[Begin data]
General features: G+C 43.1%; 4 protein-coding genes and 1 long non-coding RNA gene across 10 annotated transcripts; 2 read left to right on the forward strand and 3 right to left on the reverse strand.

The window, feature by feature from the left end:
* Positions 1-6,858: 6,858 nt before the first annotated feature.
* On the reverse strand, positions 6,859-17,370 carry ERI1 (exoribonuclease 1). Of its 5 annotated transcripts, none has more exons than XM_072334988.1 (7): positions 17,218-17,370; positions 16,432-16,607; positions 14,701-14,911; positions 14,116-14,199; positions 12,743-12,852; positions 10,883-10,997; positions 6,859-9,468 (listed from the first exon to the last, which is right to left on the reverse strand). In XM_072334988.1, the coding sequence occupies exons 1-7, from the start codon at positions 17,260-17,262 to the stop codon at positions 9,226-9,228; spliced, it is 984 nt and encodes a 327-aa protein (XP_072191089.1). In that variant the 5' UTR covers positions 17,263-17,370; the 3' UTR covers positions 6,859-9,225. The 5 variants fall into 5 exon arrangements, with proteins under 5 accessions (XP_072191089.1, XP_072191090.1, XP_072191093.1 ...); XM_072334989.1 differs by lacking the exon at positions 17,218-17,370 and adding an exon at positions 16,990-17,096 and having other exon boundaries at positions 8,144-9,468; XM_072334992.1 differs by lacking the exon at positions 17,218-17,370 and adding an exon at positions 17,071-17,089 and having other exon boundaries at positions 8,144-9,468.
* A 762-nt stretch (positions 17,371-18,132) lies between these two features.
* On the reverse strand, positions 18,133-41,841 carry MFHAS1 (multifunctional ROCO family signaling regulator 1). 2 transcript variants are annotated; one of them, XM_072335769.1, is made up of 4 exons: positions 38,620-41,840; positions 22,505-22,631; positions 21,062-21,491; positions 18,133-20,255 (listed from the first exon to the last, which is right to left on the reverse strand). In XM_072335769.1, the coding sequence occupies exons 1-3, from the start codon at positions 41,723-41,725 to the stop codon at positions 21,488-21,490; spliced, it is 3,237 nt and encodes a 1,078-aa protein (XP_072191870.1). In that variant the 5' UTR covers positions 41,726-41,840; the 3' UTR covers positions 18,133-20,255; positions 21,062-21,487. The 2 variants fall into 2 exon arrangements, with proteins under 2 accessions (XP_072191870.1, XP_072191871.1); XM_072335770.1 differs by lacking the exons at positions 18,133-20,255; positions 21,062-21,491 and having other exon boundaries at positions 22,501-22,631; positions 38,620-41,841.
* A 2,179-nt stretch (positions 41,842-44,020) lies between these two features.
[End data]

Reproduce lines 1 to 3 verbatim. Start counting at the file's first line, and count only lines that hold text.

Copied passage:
General features: G+C 43.1%; 4 protein-coding genes and 1 long non-coding RNA gene across 10 annotated transcripts; 2 read left to right on the forward strand and 3 right to left on the reverse strand.

The window, feature by feature from the left end:
* Positions 1-6,858: 6,858 nt before the first annotated feature.